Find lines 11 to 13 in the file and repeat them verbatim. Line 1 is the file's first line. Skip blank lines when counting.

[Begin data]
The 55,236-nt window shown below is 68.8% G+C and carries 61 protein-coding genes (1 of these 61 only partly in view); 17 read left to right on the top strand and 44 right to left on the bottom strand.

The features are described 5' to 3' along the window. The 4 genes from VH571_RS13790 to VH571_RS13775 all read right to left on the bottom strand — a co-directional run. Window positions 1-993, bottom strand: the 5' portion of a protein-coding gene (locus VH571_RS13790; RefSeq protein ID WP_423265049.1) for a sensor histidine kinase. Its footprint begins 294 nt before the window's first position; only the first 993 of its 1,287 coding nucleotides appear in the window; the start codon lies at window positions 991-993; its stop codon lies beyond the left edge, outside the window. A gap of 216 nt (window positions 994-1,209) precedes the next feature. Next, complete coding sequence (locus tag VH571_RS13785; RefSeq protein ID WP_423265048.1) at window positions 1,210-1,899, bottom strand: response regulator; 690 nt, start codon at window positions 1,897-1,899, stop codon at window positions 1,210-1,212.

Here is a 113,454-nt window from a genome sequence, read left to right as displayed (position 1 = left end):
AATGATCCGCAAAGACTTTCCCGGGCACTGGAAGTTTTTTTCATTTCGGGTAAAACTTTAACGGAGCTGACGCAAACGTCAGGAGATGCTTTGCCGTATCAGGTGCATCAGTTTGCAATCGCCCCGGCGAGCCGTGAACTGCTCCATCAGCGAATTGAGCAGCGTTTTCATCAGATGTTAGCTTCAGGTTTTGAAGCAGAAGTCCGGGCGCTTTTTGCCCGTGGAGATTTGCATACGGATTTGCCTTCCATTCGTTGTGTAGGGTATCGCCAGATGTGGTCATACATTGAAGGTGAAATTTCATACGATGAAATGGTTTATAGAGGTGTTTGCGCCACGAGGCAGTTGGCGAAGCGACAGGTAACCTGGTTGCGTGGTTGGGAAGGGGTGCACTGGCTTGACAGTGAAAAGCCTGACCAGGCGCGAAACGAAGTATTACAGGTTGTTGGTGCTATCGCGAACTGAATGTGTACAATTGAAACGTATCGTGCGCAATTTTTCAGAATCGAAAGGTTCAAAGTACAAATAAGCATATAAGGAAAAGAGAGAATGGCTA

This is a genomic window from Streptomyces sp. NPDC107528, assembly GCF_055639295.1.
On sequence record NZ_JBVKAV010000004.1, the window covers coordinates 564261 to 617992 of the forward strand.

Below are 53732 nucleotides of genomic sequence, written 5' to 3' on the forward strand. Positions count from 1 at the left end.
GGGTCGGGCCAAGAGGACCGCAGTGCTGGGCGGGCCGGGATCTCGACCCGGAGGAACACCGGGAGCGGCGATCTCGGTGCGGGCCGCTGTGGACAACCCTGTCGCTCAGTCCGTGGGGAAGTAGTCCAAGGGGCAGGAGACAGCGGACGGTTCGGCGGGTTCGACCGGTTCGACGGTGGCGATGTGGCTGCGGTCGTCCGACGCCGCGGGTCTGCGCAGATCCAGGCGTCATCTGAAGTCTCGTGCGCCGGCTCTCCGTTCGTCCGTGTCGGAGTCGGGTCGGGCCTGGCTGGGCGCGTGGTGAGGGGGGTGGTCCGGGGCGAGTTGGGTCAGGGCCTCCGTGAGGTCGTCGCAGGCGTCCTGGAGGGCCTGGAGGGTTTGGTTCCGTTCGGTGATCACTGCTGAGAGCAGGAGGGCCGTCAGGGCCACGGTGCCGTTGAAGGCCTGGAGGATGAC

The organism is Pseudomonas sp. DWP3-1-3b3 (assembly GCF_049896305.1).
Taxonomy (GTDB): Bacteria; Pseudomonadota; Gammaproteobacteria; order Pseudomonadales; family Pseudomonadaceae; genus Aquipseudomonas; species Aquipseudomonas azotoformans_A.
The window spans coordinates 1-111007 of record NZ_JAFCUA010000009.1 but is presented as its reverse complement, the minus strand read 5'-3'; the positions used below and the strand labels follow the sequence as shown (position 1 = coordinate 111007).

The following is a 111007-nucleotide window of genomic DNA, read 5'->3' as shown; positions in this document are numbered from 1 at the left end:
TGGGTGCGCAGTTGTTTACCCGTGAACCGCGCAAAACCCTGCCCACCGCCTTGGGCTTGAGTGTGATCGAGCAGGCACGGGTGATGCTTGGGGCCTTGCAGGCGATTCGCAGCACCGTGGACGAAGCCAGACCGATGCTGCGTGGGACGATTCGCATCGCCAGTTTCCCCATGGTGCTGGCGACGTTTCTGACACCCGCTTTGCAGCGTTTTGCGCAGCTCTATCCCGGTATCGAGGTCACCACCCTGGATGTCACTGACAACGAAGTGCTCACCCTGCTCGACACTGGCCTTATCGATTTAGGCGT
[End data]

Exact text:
The window spans coordinates 1-111007 of record NZ_JAFCUA010000009.1 but is presented as its reverse complement, the minus strand read 5'-3'; the positions used below and the strand labels follow the sequence as shown (position 1 = coordinate 111007).

The following is a 111007-nucleotide window of genomic DNA, read 5'->3' as shown; positions in this document are numbered from 1 at the left end:
TGGGTGCGCAGTTGTTTACCCGTGAACCGCGCAAAACCCTGCCCACCGCCTTGGGCTTGAGTGTGATCGAGCAGGCACGGGTGATGCTTGGGGCCTTGCAGGCGATTCGCAGCACCGTGGACGAAGCCAGACCGATGCTGCGTGGGACGATTCGCATCGCCAGTTTCCCCATGGTGCTGGCGACGTTTCTGACACCCGCTTTGCAGCGTTTTGCGCAGCTCTATCCCGGTATCGAGGTCACCACCCTGGATGTCACTGACAACGAAGTGCTCACCCTGCTCGACACTGGCCTTATCGATTTAGGCGT